“We were up in the balcony watching them practice and they all came over and waved and said hi to her and she recognized all of them right away, which is really cool,” Amber said. “For a kid that’s completely nonverbal to have that comprehension of what’s going on is amazing for us as parents to see, because we don’t even typically hear any vocalization out of her. Every time she is watching the game, she’s making sounds, making noises, like showing us that she’s really into it.”
Gophers player Regan Pittman was overjoyed when the team saw Cora at practice. She hopes everyone will eventually spend time with her in person. Until then, players are doing everything they can from a distance.
“We got to see her from our balcony the other day for practice and it is the first time that I’ve seen her in person. Right now, we’re doing as much as we can for her, but in her eyes, it’s so important to her and her family,” Gophers player Regan Pittman said. “We’re doing such a small thing for them, but it’s such a big thing for them, that sometimes it really puts in perspective how much influence you have and how much people really enjoy watching Gopher volleyball and getting to know us off the court.”
Cora soaked in the chance to see her friends practice. She was mesmerized by all of the action in front of her. Before practice, Cora had the opportunity to meet Minnesota head coach Hugh McCutcheon. Amber said she instantly recognized Hugh and his New Zealand accent. It was a moment that made Cora’s parents smile.
“[Hugh] was super friendly, nice and welcoming to us. I can’t believe how much he has put into it. The amount of time that he has to dedicate to other things and he’s dedicating time to make us feel special and welcome and Cora feel very special,” said Cora’s father, Kevin. “It shows what he is teaching the girls and the volleyball team and why they are such special people and it’s just a great culture that he brings to that team and the people around him.”
McCutcheon and his players enjoy all of the special moments they share with Cora. It is an opportunity for the team to step away from volleyball and make a difference.
“It is really powerful for our program to be able to connect with Cora and her family and have that experience and feel like we’re adding in some small way, some value, some joy to their life,” McCutcheon said. “And certainly we’re getting a lot in return as well.”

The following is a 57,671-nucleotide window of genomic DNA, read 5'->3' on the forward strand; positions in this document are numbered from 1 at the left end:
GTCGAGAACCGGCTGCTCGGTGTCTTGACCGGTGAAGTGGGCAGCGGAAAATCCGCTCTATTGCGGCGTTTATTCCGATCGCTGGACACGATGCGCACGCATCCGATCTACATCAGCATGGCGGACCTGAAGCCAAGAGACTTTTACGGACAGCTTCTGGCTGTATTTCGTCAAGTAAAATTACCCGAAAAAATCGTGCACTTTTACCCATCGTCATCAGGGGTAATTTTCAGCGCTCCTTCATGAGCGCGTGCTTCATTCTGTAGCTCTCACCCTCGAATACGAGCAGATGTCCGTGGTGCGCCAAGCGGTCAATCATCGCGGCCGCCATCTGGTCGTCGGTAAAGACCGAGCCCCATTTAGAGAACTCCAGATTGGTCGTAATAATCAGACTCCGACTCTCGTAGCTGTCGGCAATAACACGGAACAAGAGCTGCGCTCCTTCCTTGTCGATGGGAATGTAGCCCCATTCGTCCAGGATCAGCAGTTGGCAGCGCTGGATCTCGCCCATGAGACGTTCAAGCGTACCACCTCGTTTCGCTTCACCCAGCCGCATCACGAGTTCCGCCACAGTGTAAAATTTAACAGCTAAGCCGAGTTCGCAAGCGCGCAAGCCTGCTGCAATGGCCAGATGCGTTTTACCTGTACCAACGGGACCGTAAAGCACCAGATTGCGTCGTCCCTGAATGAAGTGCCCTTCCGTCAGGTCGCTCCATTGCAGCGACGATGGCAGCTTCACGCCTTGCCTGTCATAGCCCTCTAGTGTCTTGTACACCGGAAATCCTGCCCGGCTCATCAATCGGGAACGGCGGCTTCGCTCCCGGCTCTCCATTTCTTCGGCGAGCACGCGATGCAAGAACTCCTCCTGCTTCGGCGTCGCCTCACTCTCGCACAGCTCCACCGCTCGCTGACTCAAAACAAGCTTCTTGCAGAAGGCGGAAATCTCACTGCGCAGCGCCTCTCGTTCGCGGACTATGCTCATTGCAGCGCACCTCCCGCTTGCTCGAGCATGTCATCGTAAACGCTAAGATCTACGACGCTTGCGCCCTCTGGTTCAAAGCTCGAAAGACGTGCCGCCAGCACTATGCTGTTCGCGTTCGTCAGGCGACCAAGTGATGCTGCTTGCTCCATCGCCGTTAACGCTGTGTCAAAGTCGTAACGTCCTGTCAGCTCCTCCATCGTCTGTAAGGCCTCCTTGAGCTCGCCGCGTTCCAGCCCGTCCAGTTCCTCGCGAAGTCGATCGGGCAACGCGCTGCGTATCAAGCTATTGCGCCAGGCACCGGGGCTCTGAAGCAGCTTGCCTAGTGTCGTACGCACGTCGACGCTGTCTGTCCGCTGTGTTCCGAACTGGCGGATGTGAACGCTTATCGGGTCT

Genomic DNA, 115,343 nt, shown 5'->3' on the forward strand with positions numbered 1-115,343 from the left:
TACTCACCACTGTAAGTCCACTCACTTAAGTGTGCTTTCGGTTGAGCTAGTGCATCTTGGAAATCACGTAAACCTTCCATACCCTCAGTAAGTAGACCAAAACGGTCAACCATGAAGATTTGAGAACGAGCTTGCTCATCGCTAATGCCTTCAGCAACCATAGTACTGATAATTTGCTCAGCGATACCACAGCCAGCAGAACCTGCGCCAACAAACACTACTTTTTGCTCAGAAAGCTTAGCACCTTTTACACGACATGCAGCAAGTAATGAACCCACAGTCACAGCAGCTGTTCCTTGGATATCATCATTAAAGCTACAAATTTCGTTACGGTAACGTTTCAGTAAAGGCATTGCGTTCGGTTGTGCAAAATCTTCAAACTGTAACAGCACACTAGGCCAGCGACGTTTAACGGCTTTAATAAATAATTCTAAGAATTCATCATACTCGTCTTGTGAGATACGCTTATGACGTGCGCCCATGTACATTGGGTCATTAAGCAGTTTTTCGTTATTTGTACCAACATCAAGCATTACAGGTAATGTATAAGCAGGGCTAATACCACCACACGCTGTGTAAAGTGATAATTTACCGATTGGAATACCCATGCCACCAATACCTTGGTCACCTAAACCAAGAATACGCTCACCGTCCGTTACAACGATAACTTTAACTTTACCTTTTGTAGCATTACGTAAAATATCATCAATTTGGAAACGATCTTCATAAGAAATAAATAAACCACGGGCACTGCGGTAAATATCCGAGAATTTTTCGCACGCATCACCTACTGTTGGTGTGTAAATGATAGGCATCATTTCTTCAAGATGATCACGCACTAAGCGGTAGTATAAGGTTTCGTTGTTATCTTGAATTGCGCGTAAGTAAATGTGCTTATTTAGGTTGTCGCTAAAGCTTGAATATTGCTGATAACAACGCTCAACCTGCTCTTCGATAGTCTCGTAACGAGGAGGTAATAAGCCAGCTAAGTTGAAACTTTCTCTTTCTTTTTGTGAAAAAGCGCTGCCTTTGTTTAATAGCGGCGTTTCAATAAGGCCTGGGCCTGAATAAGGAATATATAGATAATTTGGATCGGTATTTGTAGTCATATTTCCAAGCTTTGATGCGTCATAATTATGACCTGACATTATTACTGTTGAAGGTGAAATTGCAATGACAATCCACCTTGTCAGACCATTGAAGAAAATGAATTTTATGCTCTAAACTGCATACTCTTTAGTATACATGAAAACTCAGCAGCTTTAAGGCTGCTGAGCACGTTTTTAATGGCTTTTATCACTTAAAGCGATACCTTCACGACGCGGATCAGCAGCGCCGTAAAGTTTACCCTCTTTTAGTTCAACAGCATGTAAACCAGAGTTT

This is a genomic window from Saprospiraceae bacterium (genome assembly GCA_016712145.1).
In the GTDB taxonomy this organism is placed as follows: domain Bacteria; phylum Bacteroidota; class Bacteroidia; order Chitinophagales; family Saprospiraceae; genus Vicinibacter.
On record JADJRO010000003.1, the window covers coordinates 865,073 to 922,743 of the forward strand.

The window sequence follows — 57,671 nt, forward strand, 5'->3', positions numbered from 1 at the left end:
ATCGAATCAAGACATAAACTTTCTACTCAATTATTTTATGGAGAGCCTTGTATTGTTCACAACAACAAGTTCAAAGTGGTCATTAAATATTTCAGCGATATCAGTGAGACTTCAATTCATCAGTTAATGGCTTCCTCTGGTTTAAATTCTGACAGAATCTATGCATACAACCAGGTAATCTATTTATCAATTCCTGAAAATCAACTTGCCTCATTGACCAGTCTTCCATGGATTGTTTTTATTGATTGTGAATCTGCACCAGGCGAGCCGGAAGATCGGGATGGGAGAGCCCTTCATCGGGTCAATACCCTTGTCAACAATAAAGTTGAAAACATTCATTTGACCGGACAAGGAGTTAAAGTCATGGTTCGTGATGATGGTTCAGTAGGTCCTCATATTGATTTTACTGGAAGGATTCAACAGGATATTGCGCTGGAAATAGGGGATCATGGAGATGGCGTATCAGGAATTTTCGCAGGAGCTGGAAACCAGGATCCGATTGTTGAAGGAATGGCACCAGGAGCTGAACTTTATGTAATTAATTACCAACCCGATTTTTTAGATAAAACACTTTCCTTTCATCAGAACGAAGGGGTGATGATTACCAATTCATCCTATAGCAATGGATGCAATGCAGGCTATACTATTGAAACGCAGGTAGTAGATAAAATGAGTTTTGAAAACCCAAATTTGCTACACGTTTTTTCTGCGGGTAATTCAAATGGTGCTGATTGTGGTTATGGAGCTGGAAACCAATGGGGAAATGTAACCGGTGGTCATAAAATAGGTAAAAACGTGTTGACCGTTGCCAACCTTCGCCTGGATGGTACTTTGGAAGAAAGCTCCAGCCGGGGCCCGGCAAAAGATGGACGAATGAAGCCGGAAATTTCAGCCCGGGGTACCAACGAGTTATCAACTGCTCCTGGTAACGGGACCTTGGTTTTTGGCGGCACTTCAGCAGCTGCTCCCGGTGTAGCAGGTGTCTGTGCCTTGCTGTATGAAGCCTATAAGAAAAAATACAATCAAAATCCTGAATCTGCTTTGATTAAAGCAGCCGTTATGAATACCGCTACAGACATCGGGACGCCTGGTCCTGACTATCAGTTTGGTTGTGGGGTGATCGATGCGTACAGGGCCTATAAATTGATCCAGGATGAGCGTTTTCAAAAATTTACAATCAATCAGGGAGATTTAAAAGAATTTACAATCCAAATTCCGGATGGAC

“She feels a connection with them”
Since she can’t watch games at the Maturi Pavilion, Cora’s eyes are glued to the television. She stands up, tracks the ball and makes noises as it soars over the net. Cora’s entire family, including her sisters, cheer hard during every big kill or dig.
“She makes sounds, like grunts a lot. And when she’s excited, you can tell she’s trying to get her voice out. We have videos that we’ve sent the team of her. You can tell she’s just cheering on. We don’t know whether she’s going, ‘c’mon get the spike,’ or what she’s thinking, but she’s excited and totally into it,” Kevin said. “She feels a connection with them and it’s great.”
Now, volleyball has become one of Cora’s favorite sports. Every member of the Streifel family supports her teammates, even Amber, a longtime Iowa Hawkeyes fan.
“I am a tried and true Iowa fan, so at first it pained me a little bit. But now I’ve been rocking my Gopher hat everywhere I go because, why not?” she said. “I never grew up with volleyball, like knowing much about it. So it’s very new to all of us. And by far, I think it’s her favorite sport and our family’s favorite sport.”
Advocating for Each Other
Cora and her teammates frequently support each other through text messages, pictures and good luck videos. Her relationship with the team is helping her through any difficult days she may encounter.
“She has really just made strides beyond what we could ever imagine. And I can just see her continuing to make strides because of the motivation that she’s getting from people like the University of Minnesota volleyball team,” Amber said. “I feel like they are her fans just as much as she is their fans. They advocate for her. Every time that we pass on that she’s not having a good day, they’re sending us good luck messages.”
Amber and Kevin cannot put into words how much the Gopher volleyball team has impacted their family. They are very thankful for everything the program is doing for them.
“They are just beautiful, kind and caring people that are very good at volleyball. It’s a lot more enjoyable to watch them while knowing how good of people they are,” Kevin said. “It’s just great to see good people succeeding.”
Team IMPACT is always recruiting families and teams. If you would like to be a part of this program, visit their website for more information: https://www.teamimpact.org/